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Change and Environmental Strategy

C.R. Krishna Murti

Edited by D.D. Khanna
Naya Prokash, 1975, pp. 249, Rs. 60.00

VOLUME V NUMBER 3 November/December 1980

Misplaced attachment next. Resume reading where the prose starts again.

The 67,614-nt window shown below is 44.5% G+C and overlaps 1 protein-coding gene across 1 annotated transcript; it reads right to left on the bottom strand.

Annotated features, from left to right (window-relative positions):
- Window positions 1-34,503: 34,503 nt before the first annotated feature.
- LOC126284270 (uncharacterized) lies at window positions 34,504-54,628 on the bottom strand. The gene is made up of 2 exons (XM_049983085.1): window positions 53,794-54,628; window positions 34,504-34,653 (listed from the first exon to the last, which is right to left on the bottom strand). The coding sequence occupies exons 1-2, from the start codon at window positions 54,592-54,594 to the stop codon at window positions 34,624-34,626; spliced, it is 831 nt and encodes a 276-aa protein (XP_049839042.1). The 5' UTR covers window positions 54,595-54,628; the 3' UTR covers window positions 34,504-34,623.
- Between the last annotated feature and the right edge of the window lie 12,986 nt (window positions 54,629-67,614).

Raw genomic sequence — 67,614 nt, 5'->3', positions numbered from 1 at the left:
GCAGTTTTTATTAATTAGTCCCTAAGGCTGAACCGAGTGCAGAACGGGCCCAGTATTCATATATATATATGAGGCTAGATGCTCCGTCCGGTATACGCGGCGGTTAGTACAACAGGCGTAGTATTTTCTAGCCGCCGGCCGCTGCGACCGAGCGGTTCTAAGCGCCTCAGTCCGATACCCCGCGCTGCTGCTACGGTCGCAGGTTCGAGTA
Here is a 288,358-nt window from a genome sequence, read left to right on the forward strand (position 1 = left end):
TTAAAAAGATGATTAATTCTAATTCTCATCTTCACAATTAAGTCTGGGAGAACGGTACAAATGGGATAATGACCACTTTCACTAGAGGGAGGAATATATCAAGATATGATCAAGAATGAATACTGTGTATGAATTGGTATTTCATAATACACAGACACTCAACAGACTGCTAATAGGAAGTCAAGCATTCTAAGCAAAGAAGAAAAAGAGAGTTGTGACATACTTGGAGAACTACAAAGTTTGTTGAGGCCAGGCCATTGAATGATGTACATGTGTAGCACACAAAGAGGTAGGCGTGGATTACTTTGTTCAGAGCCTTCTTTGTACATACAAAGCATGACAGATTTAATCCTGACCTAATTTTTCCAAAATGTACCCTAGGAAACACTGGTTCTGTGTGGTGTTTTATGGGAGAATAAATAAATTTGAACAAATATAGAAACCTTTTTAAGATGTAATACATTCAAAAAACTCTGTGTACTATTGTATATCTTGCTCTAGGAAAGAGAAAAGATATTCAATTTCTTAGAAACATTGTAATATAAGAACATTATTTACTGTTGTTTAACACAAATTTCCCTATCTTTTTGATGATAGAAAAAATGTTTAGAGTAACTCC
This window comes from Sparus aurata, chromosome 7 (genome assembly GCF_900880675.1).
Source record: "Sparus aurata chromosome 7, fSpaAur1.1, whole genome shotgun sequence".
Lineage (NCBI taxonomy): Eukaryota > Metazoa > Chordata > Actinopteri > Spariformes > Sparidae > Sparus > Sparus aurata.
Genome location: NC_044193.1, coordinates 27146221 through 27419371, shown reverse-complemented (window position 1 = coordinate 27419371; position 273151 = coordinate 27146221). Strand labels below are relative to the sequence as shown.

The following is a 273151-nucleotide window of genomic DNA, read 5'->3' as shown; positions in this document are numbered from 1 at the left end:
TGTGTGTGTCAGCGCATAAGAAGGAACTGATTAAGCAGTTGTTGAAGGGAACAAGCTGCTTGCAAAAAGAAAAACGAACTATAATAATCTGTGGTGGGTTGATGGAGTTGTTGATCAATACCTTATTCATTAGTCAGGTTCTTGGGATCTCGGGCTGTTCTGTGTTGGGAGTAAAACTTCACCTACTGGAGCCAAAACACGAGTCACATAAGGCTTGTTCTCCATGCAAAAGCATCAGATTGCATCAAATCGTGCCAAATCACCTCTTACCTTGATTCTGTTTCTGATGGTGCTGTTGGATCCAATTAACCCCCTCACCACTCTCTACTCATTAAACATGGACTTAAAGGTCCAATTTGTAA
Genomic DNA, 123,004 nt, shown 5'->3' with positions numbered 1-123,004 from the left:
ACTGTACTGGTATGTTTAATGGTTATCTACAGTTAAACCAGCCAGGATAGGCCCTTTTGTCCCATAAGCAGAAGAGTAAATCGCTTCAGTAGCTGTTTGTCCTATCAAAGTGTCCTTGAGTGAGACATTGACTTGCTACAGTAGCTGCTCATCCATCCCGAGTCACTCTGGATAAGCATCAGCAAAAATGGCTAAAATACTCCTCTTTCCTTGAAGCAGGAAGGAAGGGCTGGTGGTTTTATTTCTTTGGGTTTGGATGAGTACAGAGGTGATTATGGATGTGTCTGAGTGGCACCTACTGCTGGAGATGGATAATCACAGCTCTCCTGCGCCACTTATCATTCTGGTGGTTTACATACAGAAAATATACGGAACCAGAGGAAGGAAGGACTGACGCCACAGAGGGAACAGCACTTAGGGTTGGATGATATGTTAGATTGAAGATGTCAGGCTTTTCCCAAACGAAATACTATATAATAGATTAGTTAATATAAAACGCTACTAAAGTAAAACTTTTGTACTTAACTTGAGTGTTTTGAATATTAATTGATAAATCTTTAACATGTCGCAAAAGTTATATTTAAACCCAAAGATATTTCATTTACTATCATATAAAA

South Asia comprises of India, Pakis­tan, Bangladesh, the landlocked Hima­layan Kingdoms of Nepal, Bhutan and the island Sri Lanka. A sizeable chunk of world population subsisting below the poverty line or just above it inhabit the region. These nations have political structures varying from democracy to military dictatorship. The countries emerged from the hold of imperialism about three decades ago but are still struggling with their problems of deve­lopment. South Asia Region has hitherto been the subject of studies from the point of view of strategy mainly by Western scholars who have obviously approached the same with their own bias and intel­lectual cliches. It is, therefore, very refreshing to find attempts made by scholars belonging to South Asia Region to enter emerging discipline of strategic studies. The book under review as the title itself suggests has covered diplomacy, internal development, defence, develop­ment in science and technology. It is the outcome of a National Seminar held in the University of Allahabad in March 1978. The theme of the seminar was the Changing Nature of the Strategic Envi­ronment in South Asia. The volume is a collection of eighteen papers presen­ted at the seminar along with the key­note address delivered by Shri Jagat Mehta, the former Foreign Secretary to the Government of India. The papers are misleadingly designated as chapters. The editor has not, however, taken the trouble to indicate how the diverse pro­blems dealt with by the individual speak­ers converge into a central and unified theme—the present state of insecurity of this region. Being a national seminar, the participants were mostly from India and naturally one misses the viewpoints of scholars of strategy from the other countries. In his key-note address to the seminar, Shri Mehta has made a plea that India, because of its historical inheritance of a continuous tradition of acceptance of exogenous elements and their integration into the native soil, because of the absence of the ‘propensity for expansion and Chauvinism’ and other cogently identified reasons, should playa signifi­cant role in the world problems of democratization of the Nation-State system, removal. of the fear of insecurity, containment of arms and collectivization of efforts to solve the problems of the region. India cannot, however, forget that in size and population and in the relative level of all round development, she is the Big Nation of the Region. Jagat Mehta ...

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